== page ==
Journalists Arrest and the Deep Divide Within
Imphal free press editorial attacks senior scribes for sponsored foreign travel
ITANAGAR: In less than six months, Kishorchandra Wangkhem has seen the inside of jail thrice. His crime? Using social media to post his opinions on issues and voicing his views that are allegedly being viewed by the state as being against the BJP.
The journalist from Imphal was first arrested in August for his comments that allegedly criticised the BJP on social media. A TV journalist with the Information Service Television Network (ISTV) of Manipur, Wangkhem was released after the intervention of the All Manipur Working Journalists Union (AMWJU) when its members met with chief minister Biren Singh.
The second time that he was arrested was on November 20 after he posted four videos on Facebook criticising the chief minister for his comments praising the Rani of Jhansi and her role in India’s independence struggle during an event celebrating her birth anniversary.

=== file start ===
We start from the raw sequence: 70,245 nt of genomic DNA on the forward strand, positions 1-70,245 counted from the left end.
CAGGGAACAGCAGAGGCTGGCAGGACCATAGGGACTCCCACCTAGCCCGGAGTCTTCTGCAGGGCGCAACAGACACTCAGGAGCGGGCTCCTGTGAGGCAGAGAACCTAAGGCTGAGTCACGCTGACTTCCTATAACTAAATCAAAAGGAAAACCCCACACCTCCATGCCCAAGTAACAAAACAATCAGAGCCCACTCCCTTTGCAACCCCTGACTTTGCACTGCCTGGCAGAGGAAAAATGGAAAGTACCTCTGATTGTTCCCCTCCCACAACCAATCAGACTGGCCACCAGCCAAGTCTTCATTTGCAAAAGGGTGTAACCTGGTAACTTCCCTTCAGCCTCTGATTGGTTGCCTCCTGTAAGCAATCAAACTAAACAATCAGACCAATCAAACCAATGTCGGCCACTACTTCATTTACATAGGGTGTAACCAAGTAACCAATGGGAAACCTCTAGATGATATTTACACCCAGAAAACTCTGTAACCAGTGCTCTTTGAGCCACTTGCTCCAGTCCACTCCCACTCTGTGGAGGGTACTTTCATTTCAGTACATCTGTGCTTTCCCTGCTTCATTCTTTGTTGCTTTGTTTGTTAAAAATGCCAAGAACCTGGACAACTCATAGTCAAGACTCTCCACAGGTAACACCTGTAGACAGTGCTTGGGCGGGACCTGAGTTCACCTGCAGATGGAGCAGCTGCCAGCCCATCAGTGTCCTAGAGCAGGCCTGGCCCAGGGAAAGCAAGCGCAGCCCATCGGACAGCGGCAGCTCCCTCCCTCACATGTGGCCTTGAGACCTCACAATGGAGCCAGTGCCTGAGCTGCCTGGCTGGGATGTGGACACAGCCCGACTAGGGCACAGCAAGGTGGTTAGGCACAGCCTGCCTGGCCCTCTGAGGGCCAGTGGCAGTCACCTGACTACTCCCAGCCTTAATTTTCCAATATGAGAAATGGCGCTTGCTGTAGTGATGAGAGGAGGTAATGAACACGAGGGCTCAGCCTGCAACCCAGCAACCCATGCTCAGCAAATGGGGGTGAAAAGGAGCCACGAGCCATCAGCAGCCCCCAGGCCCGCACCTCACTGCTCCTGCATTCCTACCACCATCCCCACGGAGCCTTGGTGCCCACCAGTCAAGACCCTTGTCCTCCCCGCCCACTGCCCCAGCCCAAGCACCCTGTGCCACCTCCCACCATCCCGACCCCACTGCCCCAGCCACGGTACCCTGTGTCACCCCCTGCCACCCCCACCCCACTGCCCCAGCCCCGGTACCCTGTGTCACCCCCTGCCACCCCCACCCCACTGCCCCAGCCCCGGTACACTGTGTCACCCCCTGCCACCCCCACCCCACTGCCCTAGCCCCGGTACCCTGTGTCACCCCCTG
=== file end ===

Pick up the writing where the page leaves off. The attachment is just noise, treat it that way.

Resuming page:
In the video (in English), Wangkhem had directed a question to the chief minister asking if “Rani Jhansi had taken any role for the upliftment of Manipur(sic)”. He went to say that during her time, Manipur was not even part of India.
“I would like to remind you Mr Chief Minister that she has nothing to do with Manipur. If you are observing this, you are observing this because Centre asked you to do that(sic),” he had said in the video.
Wangkhem then went on to question if Singh had any sense of nationalism for Manipur and that he should not act as a “puppet”.
“Don’t betray, don’t insult the freedom fighters of Manipur… Don’t insult the present freedom struggle of Manipur,” he went on to add before launching into an expletive-laced rant against the chief minister, calling him a “puppet of Hindutva”, daring Singh to arrest him.
The journalist also went to say that Singh is “a puppet, nothing but controlled by a remote from the Centre by a tea-maker, chai wala”.
Those comments did not go down well with the administration and he was arrested under sedition charges.